In January 2022, Thailand’s Trade Competition Commission (“TCC”) issued three merger decisions that provide important guidance on the application of Thailand’s merger regime. The three issued decisions interpret what constitutes a business operator for purposes of the TCA.
In January 2022, Thailand’s Trade Competition Commission (“TCC”) issued three merger decisions that provide important guidance on the application of Thailand’s merger regime. Pursuant to Section 51 of the Trade Competition Act B.E. 2560 (2017) (“TCA”), a business operator who carries out a business merger which may result in a significant reduction of competition in any market shall either notify the result of such business merger to, or obtain permission from, the TCC.
The three issued decisions interpret what constitutes a business operator for purposes of the TCA. Each decision involved mergers between two foreign entities. In determining whether each of the transactions involved business operators, the TCC focused on two key issues:
Does the relevant merging entity or an entity that would have the status of a Single Economic Entity with the merging entity exist in Thailand?
Does the relevant merging entity generate revenue in Thailand?
With respect to the latter question, the TCC provided further guidance on how to interpret generating revenue in Thailand with its focus on a physical or legal presence in the jurisdiction. In one of the decisions, although a merging entities was stated to generate revenue in Thailand through online channels and domestic retail and wholesale distributors, the TCC stated that neither it, nor any entity that would have the status of a Single Economic Entity with it, existed in Thailand. On the basis of the lack of presence in Thailand, the online revenues were not sufficient for the merging party to be considered a business operator under the TCA.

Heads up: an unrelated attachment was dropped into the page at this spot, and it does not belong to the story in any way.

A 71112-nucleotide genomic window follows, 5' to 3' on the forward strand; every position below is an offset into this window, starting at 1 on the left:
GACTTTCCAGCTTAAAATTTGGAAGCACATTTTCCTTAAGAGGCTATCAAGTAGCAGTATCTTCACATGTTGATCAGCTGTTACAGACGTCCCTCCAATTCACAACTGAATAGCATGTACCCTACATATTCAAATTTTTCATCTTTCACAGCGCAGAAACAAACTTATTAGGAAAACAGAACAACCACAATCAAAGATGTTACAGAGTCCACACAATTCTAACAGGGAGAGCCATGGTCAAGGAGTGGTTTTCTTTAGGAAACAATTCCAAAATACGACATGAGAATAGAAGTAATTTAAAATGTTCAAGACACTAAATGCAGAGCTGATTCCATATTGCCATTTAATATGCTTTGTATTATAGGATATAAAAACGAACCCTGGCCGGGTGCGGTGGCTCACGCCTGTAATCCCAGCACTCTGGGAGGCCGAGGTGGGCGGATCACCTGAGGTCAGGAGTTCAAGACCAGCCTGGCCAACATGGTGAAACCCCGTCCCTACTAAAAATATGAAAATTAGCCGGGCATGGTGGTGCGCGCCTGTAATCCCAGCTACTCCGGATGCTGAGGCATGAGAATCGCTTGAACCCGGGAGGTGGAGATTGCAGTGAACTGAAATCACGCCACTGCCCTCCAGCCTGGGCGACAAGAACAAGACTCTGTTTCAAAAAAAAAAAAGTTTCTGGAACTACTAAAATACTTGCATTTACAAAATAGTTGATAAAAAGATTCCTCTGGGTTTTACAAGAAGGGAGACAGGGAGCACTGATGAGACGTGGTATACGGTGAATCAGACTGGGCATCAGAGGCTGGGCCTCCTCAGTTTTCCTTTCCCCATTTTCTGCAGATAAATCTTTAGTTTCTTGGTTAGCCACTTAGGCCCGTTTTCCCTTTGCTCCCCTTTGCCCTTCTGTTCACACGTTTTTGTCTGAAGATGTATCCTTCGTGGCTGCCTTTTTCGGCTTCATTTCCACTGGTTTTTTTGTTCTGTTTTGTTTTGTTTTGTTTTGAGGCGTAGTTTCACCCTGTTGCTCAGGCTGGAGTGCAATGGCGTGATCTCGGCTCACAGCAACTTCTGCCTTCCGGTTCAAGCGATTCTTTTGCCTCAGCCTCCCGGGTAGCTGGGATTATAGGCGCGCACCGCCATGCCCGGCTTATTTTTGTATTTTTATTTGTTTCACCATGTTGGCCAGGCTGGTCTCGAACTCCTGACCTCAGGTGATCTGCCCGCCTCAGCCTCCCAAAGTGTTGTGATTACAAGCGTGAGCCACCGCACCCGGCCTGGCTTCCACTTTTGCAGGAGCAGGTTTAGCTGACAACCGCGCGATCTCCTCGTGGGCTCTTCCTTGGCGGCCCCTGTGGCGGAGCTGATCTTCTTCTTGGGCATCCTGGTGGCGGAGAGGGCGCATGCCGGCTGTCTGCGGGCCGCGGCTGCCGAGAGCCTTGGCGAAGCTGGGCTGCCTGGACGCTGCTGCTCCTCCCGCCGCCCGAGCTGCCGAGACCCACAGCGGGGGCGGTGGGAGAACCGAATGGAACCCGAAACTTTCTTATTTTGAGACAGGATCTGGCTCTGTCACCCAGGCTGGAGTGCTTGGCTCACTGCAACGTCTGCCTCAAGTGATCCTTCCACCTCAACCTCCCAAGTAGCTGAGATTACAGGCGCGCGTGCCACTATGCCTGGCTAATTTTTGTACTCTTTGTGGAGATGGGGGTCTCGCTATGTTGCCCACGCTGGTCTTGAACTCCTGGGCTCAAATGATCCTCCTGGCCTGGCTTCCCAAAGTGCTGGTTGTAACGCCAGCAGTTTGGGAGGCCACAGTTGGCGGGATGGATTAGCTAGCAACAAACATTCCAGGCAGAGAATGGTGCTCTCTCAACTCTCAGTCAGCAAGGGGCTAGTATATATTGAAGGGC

In two of the three decisions, the TCC determined that one of the merging parties was not a business operator under the TCA. Since both parties were not business operators, the TCC found that the merger did not fall within the TCA’s merger regime. In the remaining decision, both merging foreign parties had affiliates operating in Thailand and were both deemed to be business operators. The TCC found that this merger was therefore subject to the TCA’s merger regime.
While these decisions are only legally binding on the parties involved; in practice, particularly since they have been published, it is reasonable to presume that the TCC will follow these interpretations. While, a court may interpret the application of the merger regime differently; we are not aware of any challenge to these decisions and nor would we expect the parties to challenge them.
The information provided here is for information purposes only and is not intended to constitute legal advice. Legal advice should be obtained from qualified legal counsel for all specific situations.
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